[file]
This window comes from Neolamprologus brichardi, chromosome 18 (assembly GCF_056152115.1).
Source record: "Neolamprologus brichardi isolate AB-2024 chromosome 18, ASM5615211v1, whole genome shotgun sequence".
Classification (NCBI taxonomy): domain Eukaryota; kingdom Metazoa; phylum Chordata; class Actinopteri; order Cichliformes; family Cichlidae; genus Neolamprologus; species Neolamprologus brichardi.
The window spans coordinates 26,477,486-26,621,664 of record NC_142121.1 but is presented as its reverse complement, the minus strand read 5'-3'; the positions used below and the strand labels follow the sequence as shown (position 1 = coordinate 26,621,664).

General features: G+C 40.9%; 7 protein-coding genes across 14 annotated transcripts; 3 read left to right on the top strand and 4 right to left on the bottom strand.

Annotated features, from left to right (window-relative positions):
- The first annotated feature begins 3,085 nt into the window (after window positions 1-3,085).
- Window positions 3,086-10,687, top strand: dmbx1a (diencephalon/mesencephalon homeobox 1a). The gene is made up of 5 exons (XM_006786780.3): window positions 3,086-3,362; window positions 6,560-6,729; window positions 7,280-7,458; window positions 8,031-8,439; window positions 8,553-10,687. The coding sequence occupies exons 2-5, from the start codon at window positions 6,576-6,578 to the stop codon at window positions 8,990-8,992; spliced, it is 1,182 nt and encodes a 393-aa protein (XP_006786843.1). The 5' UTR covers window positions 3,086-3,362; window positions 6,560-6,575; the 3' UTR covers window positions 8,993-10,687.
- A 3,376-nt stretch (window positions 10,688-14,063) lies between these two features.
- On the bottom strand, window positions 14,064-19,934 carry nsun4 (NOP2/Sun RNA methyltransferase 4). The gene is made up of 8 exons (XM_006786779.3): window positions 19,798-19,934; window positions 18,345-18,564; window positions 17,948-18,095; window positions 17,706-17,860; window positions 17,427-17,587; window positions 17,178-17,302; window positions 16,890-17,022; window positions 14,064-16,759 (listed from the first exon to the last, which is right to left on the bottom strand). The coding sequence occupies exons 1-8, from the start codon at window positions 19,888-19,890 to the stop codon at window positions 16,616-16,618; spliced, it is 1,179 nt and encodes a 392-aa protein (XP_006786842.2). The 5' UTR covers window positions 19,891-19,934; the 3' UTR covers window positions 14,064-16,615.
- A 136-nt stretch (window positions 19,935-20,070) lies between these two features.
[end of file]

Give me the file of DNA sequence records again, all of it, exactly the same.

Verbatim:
This window comes from Neolamprologus brichardi, chromosome 18 (assembly GCF_056152115.1).
Source record: "Neolamprologus brichardi isolate AB-2024 chromosome 18, ASM5615211v1, whole genome shotgun sequence".
Classification (NCBI taxonomy): domain Eukaryota; kingdom Metazoa; phylum Chordata; class Actinopteri; order Cichliformes; family Cichlidae; genus Neolamprologus; species Neolamprologus brichardi.
The window spans coordinates 26,477,486-26,621,664 of record NC_142121.1 but is presented as its reverse complement, the minus strand read 5'-3'; the positions used below and the strand labels follow the sequence as shown (position 1 = coordinate 26,621,664).

General features: G+C 40.9%; 7 protein-coding genes across 14 annotated transcripts; 3 read left to right on the top strand and 4 right to left on the bottom strand.

Annotated features, from left to right (window-relative positions):
- The first annotated feature begins 3,085 nt into the window (after window positions 1-3,085).
- Window positions 3,086-10,687, top strand: dmbx1a (diencephalon/mesencephalon homeobox 1a). The gene is made up of 5 exons (XM_006786780.3): window positions 3,086-3,362; window positions 6,560-6,729; window positions 7,280-7,458; window positions 8,031-8,439; window positions 8,553-10,687. The coding sequence occupies exons 2-5, from the start codon at window positions 6,576-6,578 to the stop codon at window positions 8,990-8,992; spliced, it is 1,182 nt and encodes a 393-aa protein (XP_006786843.1). The 5' UTR covers window positions 3,086-3,362; window positions 6,560-6,575; the 3' UTR covers window positions 8,993-10,687.
- A 3,376-nt stretch (window positions 10,688-14,063) lies between these two features.
- On the bottom strand, window positions 14,064-19,934 carry nsun4 (NOP2/Sun RNA methyltransferase 4). The gene is made up of 8 exons (XM_006786779.3): window positions 19,798-19,934; window positions 18,345-18,564; window positions 17,948-18,095; window positions 17,706-17,860; window positions 17,427-17,587; window positions 17,178-17,302; window positions 16,890-17,022; window positions 14,064-16,759 (listed from the first exon to the last, which is right to left on the bottom strand). The coding sequence occupies exons 1-8, from the start codon at window positions 19,888-19,890 to the stop codon at window positions 16,616-16,618; spliced, it is 1,179 nt and encodes a 392-aa protein (XP_006786842.2). The 5' UTR covers window positions 19,891-19,934; the 3' UTR covers window positions 14,064-16,615.
- A 136-nt stretch (window positions 19,935-20,070) lies between these two features.